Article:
In a Big Data world, where insights are potentially sourced and acted upon in mere minutes or even seconds, how will marketing groups organize to maximize the potential of all this enhanced insight?
The silos in today's marketing suites need to be redefined, along with many of the analytic and measurement practices that have served them in the past. Online and offline data need to be integrated into platforms across channels that facilitate a more comprehensive understanding of consumer behaviors to enable predictive analytics to inform real-time interaction strategies.
3. Don't underestimate the data integration challenge
To date, we've lived in a world where most of the data we work with is structured. This makes it easy to categorize and classify, store in conventional data stores, access with various commercially available tools, and analyze offline with plenty of time to identify useful insights that might change the way we market to or serve customers next month or next quarter.
In the Big Data world, we're going to have to extract insights from an explosion of structured and unstructured data—statistical data, social media streams and other web content, smartphone data, videos, PDF files, Excel files—that is not easily digested and deciphered.
Most firms are not ready to take on this effort, and fewer still have the skills and experience to get started. We're all familiar with the failure rate statistics of large technology projects associated with the CRM decade. Just because we can integrate the data doesn't mean it's all worth integrating. CTOs should learn from the past and develop practical, small scale experiments in Big Data applications.
4. Integrate intelligence into customer-facing business practices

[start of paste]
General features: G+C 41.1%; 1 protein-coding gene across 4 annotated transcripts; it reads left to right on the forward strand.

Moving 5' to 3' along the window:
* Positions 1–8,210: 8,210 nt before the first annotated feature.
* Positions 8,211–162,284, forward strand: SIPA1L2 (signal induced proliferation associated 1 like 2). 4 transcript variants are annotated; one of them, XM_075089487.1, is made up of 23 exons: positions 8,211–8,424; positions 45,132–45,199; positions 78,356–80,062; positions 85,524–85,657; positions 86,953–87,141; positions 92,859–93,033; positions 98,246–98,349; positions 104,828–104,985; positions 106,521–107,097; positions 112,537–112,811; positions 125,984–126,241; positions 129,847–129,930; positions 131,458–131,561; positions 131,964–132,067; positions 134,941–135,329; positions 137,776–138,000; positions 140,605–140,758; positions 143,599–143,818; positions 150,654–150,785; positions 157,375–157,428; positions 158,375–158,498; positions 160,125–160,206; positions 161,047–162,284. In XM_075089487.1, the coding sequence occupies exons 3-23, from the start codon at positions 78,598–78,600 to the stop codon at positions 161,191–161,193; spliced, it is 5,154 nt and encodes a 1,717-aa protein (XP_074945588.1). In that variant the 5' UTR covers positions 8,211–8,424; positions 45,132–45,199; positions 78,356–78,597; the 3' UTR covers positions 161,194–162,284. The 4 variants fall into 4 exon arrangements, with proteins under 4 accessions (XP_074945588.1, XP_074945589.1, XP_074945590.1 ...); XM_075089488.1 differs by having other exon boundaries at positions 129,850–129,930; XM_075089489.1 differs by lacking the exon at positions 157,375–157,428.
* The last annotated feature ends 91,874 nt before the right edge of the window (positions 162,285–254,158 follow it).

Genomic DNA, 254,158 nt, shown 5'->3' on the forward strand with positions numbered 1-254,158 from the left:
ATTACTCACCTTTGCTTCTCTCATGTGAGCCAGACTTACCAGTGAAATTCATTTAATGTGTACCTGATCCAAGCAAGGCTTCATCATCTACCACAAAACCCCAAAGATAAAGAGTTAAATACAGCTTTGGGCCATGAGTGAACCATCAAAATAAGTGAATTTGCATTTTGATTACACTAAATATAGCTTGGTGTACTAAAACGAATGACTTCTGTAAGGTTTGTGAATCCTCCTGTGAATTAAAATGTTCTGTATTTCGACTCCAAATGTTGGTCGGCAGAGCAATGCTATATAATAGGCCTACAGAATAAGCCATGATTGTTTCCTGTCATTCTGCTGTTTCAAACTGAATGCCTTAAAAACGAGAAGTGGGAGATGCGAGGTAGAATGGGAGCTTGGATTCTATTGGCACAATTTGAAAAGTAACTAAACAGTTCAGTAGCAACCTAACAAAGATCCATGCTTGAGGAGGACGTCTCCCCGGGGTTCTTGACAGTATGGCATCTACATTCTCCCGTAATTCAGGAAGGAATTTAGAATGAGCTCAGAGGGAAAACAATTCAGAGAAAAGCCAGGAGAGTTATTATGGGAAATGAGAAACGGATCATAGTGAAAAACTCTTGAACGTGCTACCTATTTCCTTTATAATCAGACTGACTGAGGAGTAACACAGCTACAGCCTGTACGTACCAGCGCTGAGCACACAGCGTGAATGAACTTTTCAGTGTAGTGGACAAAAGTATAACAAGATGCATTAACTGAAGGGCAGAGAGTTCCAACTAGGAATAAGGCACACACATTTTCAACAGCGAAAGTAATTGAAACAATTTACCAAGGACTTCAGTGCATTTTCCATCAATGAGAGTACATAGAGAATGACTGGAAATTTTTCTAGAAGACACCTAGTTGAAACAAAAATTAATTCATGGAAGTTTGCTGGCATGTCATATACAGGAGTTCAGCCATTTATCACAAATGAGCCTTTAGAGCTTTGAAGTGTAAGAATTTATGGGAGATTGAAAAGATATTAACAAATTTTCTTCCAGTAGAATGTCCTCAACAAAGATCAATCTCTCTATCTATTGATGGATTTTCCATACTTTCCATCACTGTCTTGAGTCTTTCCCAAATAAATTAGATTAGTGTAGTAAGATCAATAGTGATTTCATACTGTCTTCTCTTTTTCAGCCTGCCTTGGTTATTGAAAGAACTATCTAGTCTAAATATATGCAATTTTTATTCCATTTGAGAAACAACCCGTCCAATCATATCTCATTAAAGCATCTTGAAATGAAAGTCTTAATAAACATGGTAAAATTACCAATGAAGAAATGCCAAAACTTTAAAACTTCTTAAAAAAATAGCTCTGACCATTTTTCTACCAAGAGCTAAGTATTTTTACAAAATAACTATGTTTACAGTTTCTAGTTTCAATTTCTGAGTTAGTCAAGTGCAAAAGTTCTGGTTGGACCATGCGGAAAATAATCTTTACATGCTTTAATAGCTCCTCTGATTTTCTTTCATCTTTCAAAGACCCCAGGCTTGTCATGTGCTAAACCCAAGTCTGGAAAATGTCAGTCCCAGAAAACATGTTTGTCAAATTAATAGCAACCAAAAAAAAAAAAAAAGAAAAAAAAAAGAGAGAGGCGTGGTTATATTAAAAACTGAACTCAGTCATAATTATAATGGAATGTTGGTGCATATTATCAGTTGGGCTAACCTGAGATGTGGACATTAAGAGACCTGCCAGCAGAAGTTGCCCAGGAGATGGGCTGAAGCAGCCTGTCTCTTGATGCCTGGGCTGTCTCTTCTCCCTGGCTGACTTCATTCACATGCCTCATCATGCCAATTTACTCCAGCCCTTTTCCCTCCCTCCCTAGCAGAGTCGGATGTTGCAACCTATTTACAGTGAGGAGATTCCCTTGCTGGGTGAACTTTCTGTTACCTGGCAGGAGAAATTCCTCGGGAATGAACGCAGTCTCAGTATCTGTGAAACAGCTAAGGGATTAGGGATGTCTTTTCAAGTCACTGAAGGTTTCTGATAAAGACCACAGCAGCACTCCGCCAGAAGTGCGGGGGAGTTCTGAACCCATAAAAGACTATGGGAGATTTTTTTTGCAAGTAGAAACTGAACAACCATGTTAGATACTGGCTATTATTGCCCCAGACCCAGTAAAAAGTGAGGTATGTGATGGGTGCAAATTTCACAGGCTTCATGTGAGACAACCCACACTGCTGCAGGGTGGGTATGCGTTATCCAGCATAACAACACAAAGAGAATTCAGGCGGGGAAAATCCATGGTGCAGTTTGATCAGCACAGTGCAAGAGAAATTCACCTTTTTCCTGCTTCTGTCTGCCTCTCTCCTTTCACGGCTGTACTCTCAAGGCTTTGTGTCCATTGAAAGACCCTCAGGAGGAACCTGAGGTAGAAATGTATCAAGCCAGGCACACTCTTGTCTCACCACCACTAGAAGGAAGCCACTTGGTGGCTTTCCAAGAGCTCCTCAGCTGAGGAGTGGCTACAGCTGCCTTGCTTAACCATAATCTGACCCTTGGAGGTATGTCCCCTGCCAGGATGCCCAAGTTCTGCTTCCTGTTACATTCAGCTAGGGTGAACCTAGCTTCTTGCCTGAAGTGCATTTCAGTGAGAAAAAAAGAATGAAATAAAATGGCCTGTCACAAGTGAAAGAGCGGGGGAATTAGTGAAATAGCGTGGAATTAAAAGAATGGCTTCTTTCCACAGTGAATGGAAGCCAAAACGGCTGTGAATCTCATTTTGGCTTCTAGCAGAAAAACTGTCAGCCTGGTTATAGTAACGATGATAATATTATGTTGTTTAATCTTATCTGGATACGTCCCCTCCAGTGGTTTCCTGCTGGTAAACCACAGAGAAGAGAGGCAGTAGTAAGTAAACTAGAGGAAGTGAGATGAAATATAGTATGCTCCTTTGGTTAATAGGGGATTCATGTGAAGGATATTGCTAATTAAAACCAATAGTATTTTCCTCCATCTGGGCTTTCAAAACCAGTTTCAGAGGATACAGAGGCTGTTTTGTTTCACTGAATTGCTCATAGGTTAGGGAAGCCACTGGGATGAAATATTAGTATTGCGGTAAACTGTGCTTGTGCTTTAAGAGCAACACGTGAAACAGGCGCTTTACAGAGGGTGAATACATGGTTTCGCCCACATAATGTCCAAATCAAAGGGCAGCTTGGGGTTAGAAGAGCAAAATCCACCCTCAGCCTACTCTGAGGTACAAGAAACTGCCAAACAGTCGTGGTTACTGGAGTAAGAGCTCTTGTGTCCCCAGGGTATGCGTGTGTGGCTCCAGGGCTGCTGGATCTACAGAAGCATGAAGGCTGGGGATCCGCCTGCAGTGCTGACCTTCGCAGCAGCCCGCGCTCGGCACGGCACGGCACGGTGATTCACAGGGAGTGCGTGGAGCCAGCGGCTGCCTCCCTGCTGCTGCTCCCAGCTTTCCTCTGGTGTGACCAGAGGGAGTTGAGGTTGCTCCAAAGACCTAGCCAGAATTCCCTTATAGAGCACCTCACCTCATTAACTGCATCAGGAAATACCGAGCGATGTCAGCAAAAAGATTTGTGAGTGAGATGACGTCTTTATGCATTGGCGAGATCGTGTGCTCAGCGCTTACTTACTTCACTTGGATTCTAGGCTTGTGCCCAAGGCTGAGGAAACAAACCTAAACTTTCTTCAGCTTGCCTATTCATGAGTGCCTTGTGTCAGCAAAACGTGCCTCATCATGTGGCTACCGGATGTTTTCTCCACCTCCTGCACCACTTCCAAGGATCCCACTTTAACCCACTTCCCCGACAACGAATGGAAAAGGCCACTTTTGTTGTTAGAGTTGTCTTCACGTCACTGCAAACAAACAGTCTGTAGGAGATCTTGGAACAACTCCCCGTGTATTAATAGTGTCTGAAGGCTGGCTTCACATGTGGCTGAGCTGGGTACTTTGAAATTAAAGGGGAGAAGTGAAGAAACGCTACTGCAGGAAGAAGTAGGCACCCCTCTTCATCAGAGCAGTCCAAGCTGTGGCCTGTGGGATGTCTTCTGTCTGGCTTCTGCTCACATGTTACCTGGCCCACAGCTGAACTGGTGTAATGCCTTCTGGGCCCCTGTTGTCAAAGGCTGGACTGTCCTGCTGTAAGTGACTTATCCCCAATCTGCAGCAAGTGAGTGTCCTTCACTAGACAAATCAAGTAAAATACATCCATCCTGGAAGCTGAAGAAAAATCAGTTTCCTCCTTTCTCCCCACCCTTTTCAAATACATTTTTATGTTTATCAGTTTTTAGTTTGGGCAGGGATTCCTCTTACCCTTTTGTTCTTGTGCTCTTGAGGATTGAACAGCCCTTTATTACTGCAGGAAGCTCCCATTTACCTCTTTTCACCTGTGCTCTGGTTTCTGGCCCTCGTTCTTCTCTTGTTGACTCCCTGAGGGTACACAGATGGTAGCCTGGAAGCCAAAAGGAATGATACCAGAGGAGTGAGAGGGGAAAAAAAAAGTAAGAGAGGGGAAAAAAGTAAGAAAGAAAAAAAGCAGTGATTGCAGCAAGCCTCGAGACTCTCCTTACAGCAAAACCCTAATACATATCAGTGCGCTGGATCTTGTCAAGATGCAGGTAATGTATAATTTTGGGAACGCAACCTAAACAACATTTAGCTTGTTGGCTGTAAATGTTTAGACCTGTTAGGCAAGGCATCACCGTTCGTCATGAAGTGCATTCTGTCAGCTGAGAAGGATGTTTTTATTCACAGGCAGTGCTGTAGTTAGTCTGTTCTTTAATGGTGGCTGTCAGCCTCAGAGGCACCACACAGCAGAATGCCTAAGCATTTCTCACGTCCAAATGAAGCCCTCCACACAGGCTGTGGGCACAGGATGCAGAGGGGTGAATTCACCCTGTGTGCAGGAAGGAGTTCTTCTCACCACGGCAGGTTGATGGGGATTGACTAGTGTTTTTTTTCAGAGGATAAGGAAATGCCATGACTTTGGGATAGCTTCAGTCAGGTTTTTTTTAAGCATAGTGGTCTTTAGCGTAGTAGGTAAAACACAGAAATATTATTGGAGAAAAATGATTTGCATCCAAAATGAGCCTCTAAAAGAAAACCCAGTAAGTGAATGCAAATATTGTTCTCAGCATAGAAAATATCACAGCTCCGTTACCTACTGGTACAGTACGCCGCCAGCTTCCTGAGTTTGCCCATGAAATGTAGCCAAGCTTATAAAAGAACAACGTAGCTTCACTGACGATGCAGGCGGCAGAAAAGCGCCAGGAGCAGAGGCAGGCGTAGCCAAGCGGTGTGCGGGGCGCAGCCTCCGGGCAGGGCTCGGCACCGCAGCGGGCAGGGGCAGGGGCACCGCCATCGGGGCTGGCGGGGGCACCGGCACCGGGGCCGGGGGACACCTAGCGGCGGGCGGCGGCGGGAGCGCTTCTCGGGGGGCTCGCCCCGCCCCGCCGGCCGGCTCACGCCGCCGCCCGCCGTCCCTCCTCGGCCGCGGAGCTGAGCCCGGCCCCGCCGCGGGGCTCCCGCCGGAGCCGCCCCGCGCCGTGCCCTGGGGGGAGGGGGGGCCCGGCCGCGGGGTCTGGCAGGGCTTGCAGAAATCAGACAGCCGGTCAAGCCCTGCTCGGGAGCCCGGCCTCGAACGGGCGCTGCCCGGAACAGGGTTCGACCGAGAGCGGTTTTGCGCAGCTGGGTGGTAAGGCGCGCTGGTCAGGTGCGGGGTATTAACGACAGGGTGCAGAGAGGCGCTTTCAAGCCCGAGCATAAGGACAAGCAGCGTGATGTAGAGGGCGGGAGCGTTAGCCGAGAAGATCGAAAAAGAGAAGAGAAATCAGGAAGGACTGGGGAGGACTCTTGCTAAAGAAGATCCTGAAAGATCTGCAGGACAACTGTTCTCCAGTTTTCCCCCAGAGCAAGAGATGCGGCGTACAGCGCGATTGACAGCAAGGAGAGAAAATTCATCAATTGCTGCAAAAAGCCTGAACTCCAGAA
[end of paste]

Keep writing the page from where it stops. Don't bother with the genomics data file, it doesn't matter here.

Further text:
Perhaps the most significant opportunity for Big Data will be the potential to identify and integrate insights into customer-facing applications in near real-time.
But as far as CRM analytics has progressed over the past decade, organizations have struggled to push potentially powerful customer intelligence out to front-line applications such as salesforce management systems or customer contact centers.
Customer-value-driven "sense and respond" strategies have been possible for a few years now, but many organizations have not "enabled" front-line staff to take full advantage of a wealth of predictive capability that lives in the analytic suite of most marketing departments.
The potential that more data represents will force companies to integrate and enable their entire customer-facing applications.
5. Use Big Data to accelerate customer-centric transition
In an increasingly competitive environment, delivering an outstanding customer experience is becoming a critical differentiator for organizations. Customer centricity is no longer a nice-to-have strategy. Today, it's a business necessity.
A positive customer experience and engaging interactions can extend customer relationships and drive long-term value for the organization. In a world where customers increasingly expect the companies they do business with to know them and anticipate their needs and preferences, Big Data applications have the potential to "transform" customer experiences in ways that have not been possible.
As a result, it will be even more critical for businesses to re-engineer their customer intelligence efforts. They must ensure that they understand the impact of the experience they are delivering to customers across the entire organization and throughout every stage of the customer lifecycle.
For C-level executives looking at the promise and potential of Big Data to make their businesses more customer-centric, it will be important to think beyond technology and analytics to what organization, process, and people related changes are necessary. It may be that some of these ingredients will be the recipe for success.